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Ruth S Burk, Mary Jo Grap, Cindy L Munro, Christine M Schubert, Curtis N Sessler
BACKGROUND: Agitation in critically ill adults is a frequent complication of hospitalization and results in multiple adverse outcomes. Potential causes of agitation are numerous; however, data on factors predictive of agitation are limited. OBJECTIVES: To identify predictors of agitation by examining demographic and clinical characteristics of critically ill patients. METHODS: A medical record review was performed. Documentation of agitation was indicated by scores on the Richmond Agitation-Sedation Scale or the use of an agitation keyword...
September 2014: American Journal of Critical Care: An Official Publication, American Association of Critical-Care Nurses
Kamath Sriganesh, Madhusudan Reddy, Sritam Jena, Mohit Mittal, G S Umamaheswara Rao
PURPOSE: Subarachnoid hemorrhage is an acute neurological emergency requiring urgent confirmation of the diagnosis for planning definitive management. Due to altered consciousness, most patients require sedation for conducting this procedure smoothly. Currently, it is unclear if any one particular sedative drug has a favorable profile in patients undergoing cerebral angiography. The aim of this study was to compare the traditionally used sedative drug propofol with a newer alternative, dexmedetomidine, in patients with subarachnoid hemorrhage undergoing cerebral angiography...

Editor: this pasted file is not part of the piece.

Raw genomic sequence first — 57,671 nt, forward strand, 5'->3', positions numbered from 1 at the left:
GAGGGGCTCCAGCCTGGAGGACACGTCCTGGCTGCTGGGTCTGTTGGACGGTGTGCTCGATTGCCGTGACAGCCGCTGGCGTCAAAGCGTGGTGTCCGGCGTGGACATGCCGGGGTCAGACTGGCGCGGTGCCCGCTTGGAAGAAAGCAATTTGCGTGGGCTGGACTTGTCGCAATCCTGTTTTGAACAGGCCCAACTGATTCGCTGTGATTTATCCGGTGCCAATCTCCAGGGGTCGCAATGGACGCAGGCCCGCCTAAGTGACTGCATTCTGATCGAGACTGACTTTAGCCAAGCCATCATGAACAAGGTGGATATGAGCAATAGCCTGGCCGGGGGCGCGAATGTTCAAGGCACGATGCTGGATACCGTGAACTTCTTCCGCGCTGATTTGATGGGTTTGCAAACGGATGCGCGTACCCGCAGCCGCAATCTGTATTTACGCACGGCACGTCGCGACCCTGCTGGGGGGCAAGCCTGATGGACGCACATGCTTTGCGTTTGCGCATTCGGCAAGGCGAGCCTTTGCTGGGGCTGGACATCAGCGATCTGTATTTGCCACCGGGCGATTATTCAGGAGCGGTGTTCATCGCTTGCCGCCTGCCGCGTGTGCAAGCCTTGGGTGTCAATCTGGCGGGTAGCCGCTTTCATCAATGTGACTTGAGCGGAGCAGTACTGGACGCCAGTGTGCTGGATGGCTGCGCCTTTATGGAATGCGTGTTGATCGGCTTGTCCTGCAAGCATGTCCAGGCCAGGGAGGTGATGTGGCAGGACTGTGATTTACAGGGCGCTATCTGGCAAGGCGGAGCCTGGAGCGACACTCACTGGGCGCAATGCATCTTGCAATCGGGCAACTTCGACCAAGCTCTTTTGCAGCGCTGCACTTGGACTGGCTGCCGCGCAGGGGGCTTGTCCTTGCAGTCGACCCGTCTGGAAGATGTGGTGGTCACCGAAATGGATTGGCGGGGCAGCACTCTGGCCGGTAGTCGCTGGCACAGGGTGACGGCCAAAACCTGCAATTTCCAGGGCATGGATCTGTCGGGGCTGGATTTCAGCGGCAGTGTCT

June 2015: Journal of Anesthesia
Laurent Papazian, Jean-Marie Forel, Arnaud Gacouin, Christine Penot-Ragon, Gilles Perrin, Anderson Loundou, Samir Jaber, Jean-Michel Arnal, Didier Perez, Jean-Marie Seghboyan, Jean-Michel Constantin, Pierre Courant, Jean-Yves Lefrant, Claude Guérin, Gwenaël Prat, Sophie Morange, Antoine Roch et al.
BACKGROUND: In patients undergoing mechanical ventilation for the acute respiratory distress syndrome (ARDS), neuromuscular blocking agents may improve oxygenation and decrease ventilator-induced lung injury but may also cause muscle weakness. We evaluated clinical outcomes after 2 days of therapy with neuromuscular blocking agents in patients with early, severe ARDS. METHODS: In this multicenter, double-blind trial, 340 patients presenting to the intensive care unit (ICU) with an onset of severe ARDS within the previous 48 hours were randomly assigned to receive, for 48 hours, either cisatracurium besylate (178 patients) or placebo (162 patients)...
September 16, 2010: New England Journal of Medicine
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